Appeals Court Throws Out $2.1 Million Judgment In USAir Case
SAN DIEGO (AP) _ An appeals court threw out a $2.1 million judgment for a pilot who sued USAir over injuries he claims he suffered when rain repellent seeped into the cockpit of his plane during a flight.
The 4th District Court of Appeal’s decision Wednesday reversed a 1990 jury judgment for Richard O’Harren and the justices ordered the case dismissed.
The court concluded that O’Harren’s claims should have been handled through the workers’ compensation process rather than the courts. They also said the judgment was not supported by evidence.
O’Harren’s attorney, Lance Schaeffer, planned an appeal.
O’Harren was flying for Pacific Southwest Airlines, later taken over by USAir, when canisters of rain repellent leaked into the cockpit during a Dec. 4, 1984, flight from San Diego to Oakland. The repellent contains a toxin known as Freon 113 and CFC-113.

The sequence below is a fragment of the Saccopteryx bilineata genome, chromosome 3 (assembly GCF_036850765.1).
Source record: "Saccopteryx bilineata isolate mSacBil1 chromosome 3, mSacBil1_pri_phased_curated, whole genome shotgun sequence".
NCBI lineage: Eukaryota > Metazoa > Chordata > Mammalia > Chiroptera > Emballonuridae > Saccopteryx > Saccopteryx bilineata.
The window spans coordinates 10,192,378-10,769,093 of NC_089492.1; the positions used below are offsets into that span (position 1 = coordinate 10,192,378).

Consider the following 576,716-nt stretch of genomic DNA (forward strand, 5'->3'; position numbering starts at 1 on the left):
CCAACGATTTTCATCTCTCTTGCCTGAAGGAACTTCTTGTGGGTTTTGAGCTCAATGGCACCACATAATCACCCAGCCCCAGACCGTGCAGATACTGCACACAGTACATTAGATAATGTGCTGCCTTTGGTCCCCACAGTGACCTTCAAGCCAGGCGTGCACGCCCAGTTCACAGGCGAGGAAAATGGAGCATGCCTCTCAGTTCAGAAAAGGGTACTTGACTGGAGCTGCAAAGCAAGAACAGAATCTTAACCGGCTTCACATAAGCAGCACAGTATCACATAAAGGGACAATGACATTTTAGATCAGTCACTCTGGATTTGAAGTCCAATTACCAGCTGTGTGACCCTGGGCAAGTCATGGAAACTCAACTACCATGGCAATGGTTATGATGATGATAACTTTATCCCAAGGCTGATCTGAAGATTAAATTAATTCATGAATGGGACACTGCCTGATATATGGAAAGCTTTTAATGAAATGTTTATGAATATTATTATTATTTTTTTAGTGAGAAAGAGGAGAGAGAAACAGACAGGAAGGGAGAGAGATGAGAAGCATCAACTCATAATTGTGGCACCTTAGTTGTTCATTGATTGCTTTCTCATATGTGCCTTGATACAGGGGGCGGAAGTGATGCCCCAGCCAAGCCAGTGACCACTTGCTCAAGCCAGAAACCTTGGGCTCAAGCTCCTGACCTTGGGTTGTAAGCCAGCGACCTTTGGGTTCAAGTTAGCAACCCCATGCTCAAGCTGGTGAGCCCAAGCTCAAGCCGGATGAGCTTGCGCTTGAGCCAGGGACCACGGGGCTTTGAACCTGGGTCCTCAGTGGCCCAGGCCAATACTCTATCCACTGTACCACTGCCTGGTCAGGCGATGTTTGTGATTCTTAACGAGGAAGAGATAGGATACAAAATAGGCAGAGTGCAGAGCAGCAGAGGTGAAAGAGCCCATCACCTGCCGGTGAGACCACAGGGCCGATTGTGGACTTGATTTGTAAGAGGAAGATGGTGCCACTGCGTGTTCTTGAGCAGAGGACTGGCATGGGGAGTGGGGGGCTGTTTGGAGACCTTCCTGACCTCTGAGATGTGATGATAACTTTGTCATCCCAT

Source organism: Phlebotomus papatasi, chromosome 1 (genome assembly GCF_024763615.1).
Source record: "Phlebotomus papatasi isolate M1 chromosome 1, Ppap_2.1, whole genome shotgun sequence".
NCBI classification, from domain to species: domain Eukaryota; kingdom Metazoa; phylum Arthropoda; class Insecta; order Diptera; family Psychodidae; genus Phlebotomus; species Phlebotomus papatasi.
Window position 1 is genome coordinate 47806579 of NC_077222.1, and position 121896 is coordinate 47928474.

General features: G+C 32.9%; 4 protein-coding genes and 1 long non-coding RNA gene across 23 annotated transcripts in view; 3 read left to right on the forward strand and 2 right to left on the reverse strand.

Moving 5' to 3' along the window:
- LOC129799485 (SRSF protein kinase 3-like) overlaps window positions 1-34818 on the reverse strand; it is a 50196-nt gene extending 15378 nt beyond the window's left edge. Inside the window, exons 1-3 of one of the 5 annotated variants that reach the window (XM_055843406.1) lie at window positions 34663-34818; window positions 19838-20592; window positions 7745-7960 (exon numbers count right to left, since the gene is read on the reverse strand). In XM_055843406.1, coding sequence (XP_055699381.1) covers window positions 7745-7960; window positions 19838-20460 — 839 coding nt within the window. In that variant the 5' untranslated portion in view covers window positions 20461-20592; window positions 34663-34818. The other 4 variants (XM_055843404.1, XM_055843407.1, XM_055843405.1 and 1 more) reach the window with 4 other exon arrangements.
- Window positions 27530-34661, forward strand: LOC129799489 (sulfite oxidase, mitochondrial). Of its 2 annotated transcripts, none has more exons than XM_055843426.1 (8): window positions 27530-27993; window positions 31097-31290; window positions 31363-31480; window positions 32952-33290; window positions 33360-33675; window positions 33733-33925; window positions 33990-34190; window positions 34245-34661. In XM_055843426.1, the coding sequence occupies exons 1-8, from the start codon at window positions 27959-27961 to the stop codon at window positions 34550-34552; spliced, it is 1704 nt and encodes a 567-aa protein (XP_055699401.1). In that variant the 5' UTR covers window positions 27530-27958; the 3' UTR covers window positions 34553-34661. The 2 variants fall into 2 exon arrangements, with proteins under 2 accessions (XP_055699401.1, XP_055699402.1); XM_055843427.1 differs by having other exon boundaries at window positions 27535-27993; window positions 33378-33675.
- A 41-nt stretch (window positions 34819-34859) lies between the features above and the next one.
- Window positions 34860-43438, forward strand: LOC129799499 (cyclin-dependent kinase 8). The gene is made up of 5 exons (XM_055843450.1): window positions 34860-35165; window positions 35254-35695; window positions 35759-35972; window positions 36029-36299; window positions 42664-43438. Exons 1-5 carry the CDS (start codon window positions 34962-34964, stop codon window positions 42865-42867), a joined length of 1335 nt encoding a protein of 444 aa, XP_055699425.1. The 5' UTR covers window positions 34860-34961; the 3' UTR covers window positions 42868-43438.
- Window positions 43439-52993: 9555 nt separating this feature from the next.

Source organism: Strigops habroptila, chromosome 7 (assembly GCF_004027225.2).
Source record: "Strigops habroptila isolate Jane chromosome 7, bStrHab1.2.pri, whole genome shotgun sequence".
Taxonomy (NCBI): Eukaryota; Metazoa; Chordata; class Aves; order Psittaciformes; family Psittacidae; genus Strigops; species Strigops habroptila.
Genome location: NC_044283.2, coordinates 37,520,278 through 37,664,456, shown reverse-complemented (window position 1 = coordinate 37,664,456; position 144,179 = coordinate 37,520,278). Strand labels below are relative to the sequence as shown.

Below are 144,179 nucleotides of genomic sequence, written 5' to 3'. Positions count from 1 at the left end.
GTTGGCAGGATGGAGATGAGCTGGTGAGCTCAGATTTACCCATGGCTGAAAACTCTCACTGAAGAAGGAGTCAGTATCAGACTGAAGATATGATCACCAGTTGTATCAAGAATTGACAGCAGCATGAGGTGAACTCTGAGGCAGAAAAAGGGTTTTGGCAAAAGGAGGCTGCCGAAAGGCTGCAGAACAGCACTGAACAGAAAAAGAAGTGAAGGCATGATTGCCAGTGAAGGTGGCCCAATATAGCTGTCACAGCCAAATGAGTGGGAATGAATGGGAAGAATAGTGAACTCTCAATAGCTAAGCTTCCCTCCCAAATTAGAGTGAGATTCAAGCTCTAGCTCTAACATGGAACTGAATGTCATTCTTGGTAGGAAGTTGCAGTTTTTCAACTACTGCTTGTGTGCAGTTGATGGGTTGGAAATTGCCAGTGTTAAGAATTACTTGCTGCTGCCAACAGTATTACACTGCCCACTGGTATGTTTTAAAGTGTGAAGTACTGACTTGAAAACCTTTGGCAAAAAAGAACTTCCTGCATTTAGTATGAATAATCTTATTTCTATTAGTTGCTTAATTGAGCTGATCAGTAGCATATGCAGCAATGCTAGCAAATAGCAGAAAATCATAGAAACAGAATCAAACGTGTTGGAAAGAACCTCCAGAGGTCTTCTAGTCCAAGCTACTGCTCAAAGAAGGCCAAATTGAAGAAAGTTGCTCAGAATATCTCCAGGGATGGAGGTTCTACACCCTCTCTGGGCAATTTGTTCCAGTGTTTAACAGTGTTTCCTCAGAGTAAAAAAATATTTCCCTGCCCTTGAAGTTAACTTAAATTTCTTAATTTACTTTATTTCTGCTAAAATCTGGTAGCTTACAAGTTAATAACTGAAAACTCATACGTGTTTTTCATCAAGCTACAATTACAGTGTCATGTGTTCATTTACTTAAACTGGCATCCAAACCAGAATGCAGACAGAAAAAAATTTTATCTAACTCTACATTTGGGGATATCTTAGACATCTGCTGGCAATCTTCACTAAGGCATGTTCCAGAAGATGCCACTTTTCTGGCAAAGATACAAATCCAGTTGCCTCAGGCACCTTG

O’Harren initially complained of irritated eyes, but his condition worsened to include nosebleeds, rapid heartbeat, blurred vision and ringing ears.
Within two months, O’Harren was found to be unable to fly. He filed a workers’ compensation claim.
At trial, O’Harren contended that the airline caused him distress by discounting his injuries, downplaying the hazards of the repellent and trying to discredit him.